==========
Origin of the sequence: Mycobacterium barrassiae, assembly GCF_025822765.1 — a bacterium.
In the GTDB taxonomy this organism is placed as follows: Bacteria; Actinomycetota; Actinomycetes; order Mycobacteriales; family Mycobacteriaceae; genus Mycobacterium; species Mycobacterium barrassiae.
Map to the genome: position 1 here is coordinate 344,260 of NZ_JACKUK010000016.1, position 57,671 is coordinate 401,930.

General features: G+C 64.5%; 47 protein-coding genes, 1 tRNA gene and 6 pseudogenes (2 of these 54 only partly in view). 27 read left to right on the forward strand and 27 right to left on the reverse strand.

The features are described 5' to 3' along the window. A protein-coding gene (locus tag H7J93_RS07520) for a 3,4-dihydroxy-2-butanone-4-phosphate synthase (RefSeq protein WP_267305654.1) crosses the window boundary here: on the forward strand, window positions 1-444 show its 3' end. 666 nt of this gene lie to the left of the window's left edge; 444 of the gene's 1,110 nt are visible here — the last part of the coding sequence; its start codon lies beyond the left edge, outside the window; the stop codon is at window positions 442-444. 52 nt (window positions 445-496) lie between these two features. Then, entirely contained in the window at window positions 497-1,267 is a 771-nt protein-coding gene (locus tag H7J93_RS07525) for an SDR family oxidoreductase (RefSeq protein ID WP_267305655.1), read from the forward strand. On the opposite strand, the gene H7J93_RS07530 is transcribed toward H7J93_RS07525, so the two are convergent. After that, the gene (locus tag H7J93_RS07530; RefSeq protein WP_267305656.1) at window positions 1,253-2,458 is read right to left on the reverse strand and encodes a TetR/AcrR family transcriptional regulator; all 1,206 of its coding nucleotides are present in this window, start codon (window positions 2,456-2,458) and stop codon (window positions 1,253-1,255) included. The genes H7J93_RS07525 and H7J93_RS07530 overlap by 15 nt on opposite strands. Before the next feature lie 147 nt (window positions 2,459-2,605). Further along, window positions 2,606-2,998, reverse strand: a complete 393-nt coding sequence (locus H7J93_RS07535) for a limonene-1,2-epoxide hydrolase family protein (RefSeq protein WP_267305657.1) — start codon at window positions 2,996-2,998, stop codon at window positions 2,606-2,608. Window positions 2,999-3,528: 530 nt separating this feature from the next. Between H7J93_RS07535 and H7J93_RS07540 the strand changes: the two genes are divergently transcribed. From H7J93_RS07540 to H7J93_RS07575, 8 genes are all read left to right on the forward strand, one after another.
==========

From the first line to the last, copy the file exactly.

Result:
Origin of the sequence: Mycobacterium barrassiae, assembly GCF_025822765.1 — a bacterium.
In the GTDB taxonomy this organism is placed as follows: Bacteria; Actinomycetota; Actinomycetes; order Mycobacteriales; family Mycobacteriaceae; genus Mycobacterium; species Mycobacterium barrassiae.
Map to the genome: position 1 here is coordinate 344,260 of NZ_JACKUK010000016.1, position 57,671 is coordinate 401,930.

General features: G+C 64.5%; 47 protein-coding genes, 1 tRNA gene and 6 pseudogenes (2 of these 54 only partly in view). 27 read left to right on the forward strand and 27 right to left on the reverse strand.

The features are described 5' to 3' along the window. A protein-coding gene (locus tag H7J93_RS07520) for a 3,4-dihydroxy-2-butanone-4-phosphate synthase (RefSeq protein WP_267305654.1) crosses the window boundary here: on the forward strand, window positions 1-444 show its 3' end. 666 nt of this gene lie to the left of the window's left edge; 444 of the gene's 1,110 nt are visible here — the last part of the coding sequence; its start codon lies beyond the left edge, outside the window; the stop codon is at window positions 442-444. 52 nt (window positions 445-496) lie between these two features. Then, entirely contained in the window at window positions 497-1,267 is a 771-nt protein-coding gene (locus tag H7J93_RS07525) for an SDR family oxidoreductase (RefSeq protein ID WP_267305655.1), read from the forward strand. On the opposite strand, the gene H7J93_RS07530 is transcribed toward H7J93_RS07525, so the two are convergent. After that, the gene (locus tag H7J93_RS07530; RefSeq protein WP_267305656.1) at window positions 1,253-2,458 is read right to left on the reverse strand and encodes a TetR/AcrR family transcriptional regulator; all 1,206 of its coding nucleotides are present in this window, start codon (window positions 2,456-2,458) and stop codon (window positions 1,253-1,255) included. The genes H7J93_RS07525 and H7J93_RS07530 overlap by 15 nt on opposite strands. Before the next feature lie 147 nt (window positions 2,459-2,605). Further along, window positions 2,606-2,998, reverse strand: a complete 393-nt coding sequence (locus H7J93_RS07535) for a limonene-1,2-epoxide hydrolase family protein (RefSeq protein WP_267305657.1) — start codon at window positions 2,996-2,998, stop codon at window positions 2,606-2,608. Window positions 2,999-3,528: 530 nt separating this feature from the next. Between H7J93_RS07535 and H7J93_RS07540 the strand changes: the two genes are divergently transcribed. From H7J93_RS07540 to H7J93_RS07575, 8 genes are all read left to right on the forward strand, one after another.